I sat in my car in the Starbucks parking lot in Nogales, Arizona staring at my cell phone. It was a hot and windy afternoon. Moments earlier I had left Starbucks after filling up my water bottles, pushing the door shut with all of my weight behind it as the windy dry air blew against the glass door, rushing into the air-conditioned coffee shop. On my phone I had multiple open windows of maps, bird apps, emails, and eBird open on Safari. Somehow, earlier in the day I had found all of my nearby target birds, and finished my grad school work for the weekend. This meant I could go out into the desert far from the nearest cell tower, and even farther from any safe source of clean drinking water, and search for two birds found somewhat reliably in a canyon called California Gulch.
I wasn't a stranger to California Gulch. In fact, I'd been there the day before. Kind of...
While driving the Ruby road out towards California Gulch the previous afternoon, I lost cell service. I also deleted the email that had maps and directions in it, so I was for lack of a better phrase, flying blind. I drove out to the end of the road, and was at a spring or a mine of some sort. Until it got dark, I walked down a sketchy looking wash, bouldering my way over stagnant puddles in an otherwise dry wash. I didn't see or hear any sparrows, and the topographic maps didn't line up with the landscape I was surrounded by. Somewhere along the road in, I figured I must have made a wrong turn. I birded hard until dusk, hopeful that I could find one of my target species, but that hope faded and I gathered my pride and drove the long windy road back to Nogales to rest and regroup. The local Wal-Mart parking lot provided a safe haven to sleep, and I didn't want to even think about trying for those birds again. I kind of despised California Gulch. Why did it have to be so difficult?
Leaving Starbucks, I convinced myself I needed a pre-trip pick-me-up. I hadn't eaten any real meals so far, so I stopped at DQ and bought a blizzard. I'm pretty sure the cute girl who took my order dumped extra truffles in it, because after I ate all the ice cream I had half a cup of crushed chocolate truffles. She smiled a lot, and was very pleased when I asked her for an opinion of where I could get a good burrito. Following her advice, I walked next door to a hot dog place and bought a killer burrito. My blizzard filled me up, so the burrito I saved until dinner. Let's fast forward 5 hours to when I ate the burrito. In that time, I tirelessly walked up and down California Gulch (which I located with better directions, screen-shots of maps, and a confident willingness to do whatever it takes to get both birds I was after) and had no sign of the Five-striped Sparrow. I did find a couple of mines which looked cool to explore.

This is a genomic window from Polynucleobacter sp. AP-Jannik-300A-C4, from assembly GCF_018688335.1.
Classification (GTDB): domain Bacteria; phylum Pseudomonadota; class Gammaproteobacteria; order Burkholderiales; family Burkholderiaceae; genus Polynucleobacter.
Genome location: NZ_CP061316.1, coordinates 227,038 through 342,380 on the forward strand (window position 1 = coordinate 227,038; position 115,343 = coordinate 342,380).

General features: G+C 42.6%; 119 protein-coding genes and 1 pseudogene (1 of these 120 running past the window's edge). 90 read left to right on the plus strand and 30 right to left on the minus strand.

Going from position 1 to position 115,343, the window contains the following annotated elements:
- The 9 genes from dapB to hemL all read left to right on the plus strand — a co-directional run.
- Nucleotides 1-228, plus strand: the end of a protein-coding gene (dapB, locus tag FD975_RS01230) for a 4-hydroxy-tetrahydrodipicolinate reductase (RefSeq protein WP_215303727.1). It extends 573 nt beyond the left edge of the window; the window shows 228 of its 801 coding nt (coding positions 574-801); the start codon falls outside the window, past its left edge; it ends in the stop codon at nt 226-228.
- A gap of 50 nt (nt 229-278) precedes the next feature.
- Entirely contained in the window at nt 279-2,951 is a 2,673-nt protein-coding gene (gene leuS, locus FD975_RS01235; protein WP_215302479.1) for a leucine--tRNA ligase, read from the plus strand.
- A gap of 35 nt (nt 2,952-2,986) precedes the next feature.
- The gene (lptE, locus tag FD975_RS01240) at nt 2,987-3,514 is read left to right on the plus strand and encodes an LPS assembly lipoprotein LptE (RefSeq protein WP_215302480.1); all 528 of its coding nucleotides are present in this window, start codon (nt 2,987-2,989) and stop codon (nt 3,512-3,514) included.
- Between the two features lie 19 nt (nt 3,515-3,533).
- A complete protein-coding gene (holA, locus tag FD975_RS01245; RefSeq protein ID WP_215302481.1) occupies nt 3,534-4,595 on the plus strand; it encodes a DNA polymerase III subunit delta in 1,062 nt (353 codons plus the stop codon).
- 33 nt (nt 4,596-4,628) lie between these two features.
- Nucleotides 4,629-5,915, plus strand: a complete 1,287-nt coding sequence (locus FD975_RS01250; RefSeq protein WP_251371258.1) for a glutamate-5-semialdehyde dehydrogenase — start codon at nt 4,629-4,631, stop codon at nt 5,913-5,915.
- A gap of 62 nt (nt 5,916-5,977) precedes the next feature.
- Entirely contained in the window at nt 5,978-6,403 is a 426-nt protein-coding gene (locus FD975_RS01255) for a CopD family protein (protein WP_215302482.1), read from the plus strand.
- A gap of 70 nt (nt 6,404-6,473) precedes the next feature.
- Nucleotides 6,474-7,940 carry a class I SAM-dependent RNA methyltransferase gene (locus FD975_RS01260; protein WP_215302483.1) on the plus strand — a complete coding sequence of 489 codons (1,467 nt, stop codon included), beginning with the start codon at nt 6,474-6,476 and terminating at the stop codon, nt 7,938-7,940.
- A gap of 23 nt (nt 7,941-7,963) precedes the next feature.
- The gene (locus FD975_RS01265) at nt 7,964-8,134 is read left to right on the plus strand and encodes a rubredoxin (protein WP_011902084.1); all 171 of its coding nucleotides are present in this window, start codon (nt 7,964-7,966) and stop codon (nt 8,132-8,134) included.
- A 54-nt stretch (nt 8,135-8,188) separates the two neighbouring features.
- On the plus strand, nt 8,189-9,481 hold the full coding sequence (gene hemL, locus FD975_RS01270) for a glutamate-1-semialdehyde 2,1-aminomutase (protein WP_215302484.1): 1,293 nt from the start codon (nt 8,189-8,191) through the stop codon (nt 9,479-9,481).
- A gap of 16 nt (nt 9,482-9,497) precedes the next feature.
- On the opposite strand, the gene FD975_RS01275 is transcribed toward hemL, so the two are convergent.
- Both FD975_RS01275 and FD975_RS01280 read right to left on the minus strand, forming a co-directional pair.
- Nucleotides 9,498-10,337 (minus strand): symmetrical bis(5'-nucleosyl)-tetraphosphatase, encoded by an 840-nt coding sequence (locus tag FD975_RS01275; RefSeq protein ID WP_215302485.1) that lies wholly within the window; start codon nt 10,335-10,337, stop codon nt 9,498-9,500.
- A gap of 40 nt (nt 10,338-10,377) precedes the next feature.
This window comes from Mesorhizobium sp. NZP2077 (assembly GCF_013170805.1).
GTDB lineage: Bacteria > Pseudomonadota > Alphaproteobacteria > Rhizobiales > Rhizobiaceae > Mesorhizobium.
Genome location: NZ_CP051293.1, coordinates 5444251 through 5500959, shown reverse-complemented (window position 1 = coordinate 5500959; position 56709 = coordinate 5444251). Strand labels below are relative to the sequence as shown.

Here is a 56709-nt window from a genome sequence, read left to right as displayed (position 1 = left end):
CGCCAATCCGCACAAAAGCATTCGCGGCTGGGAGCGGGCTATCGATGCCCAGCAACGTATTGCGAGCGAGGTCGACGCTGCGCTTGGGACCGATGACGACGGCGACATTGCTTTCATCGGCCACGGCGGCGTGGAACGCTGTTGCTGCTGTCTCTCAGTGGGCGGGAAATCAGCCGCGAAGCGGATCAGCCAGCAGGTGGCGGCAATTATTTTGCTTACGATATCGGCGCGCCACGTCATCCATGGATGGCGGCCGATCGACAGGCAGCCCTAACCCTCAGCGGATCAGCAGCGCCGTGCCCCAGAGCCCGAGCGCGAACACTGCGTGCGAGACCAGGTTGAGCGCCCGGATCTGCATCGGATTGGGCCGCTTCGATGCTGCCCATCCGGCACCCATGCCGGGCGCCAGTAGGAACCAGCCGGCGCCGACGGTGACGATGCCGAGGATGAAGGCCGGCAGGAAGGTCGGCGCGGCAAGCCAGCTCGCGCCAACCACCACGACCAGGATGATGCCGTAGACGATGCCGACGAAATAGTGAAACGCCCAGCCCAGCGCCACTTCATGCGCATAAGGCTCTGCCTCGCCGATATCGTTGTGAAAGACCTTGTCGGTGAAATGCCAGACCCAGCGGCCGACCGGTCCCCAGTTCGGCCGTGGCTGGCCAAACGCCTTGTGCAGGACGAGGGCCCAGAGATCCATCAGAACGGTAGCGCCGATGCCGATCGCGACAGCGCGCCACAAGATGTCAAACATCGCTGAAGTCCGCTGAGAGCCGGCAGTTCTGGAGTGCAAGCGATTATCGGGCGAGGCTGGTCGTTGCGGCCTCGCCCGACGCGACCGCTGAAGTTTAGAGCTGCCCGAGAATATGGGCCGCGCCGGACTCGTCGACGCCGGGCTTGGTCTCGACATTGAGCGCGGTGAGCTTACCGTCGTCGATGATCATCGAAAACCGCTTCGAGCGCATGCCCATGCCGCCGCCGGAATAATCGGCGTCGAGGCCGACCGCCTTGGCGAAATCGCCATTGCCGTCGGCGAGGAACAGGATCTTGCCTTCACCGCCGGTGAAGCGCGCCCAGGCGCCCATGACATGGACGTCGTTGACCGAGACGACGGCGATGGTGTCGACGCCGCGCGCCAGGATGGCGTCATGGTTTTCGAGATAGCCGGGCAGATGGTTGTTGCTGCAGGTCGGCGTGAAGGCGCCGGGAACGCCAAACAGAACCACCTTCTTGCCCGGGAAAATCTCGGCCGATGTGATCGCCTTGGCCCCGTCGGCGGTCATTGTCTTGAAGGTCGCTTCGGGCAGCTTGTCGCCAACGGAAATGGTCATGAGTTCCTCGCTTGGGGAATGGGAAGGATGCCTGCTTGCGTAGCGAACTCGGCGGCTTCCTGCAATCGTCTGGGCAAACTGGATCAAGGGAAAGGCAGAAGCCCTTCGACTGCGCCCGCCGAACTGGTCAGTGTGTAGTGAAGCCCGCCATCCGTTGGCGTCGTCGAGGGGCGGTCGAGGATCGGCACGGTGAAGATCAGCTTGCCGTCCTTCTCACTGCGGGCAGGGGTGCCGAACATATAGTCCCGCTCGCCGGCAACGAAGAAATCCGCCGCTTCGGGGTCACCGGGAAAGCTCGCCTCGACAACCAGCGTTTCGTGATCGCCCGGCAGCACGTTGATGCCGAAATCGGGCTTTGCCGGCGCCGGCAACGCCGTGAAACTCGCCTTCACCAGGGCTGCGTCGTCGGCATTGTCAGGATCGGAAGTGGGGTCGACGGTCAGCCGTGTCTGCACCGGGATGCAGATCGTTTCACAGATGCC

Soon it was dark, and I realized that I missed the bird. I switched gears and drove to the spot where Buff-collared Nightjars had been heard, out in the middle of the desert near the border with Mexico. I pulled over my car as the sky grew darker, and the heat of the day was replaced by a blanket of cooler air, and a ceiling of glittering stars. I prepped my camera settings, grabbed my headlamp from the car, and took my burrito with me and walked down the road a ways, towards the area on the map where I expected to hear the bird. I ate the burrito, devouring the still-warm flour tortilla full of meat and fresh vegetables. (The dashboard of a car almost works like an oven, if parked facing the sun) Mentally exhausted and with a full stomach, I laid down in the middle of the dirt road and gazed skywards, temporarily obsessing over the differences in constellations in the night sky from this southern perspective. I may have fallen asleep for a few minutes, but I awoke to a otherworldly whistling- the Buff-collared Nightjar! I'm pretty sure I did a fist pump in the air as I got up and grabbed my camera and tripod and headed off into the direction the call came from. Minutes later, using my headlamp- I found the bird perched on a stick 10 feet off the ground.
I briefly shined a spotlight in the general direction, lighting the bird for a few shots, and then quickly left so it could go about its business.
The thought occurred to me to spend the night out in the desert. Fears of illegals hijacking my car or holding me hostage crossed my mind, but I had too much to gain from staying in California Gulch overnight, instead of driving the windy mountain road back to Nogales while I was tired. Also, leaving would admit defeat. I wasn't going to miss the Five-striped Sparrow. If I did, that would mean I'd have to return to California Gulch, and I was already sort of embarrassed I couldn't find it the day before and had to try twice. A third time simply wasn't acceptable. So, I prepared to sleep out in the middle of the silent hills, under the bats and stormy-sea colored sky, which parted briefly to reveal a sky full of stars.
The next morning, before the sun even came up above the horizon, I was looking at a singing Five-striped Sparrow. I heard a second bird, but wasn't going to stick around any longer than I needed to- I had more birds to see to reach 600, and I had a friend to pick up that night in Tuscon Arizona. We were going to Grand Canyon NP next, to hike and attempt to spot the California Condor.
The adventure continues...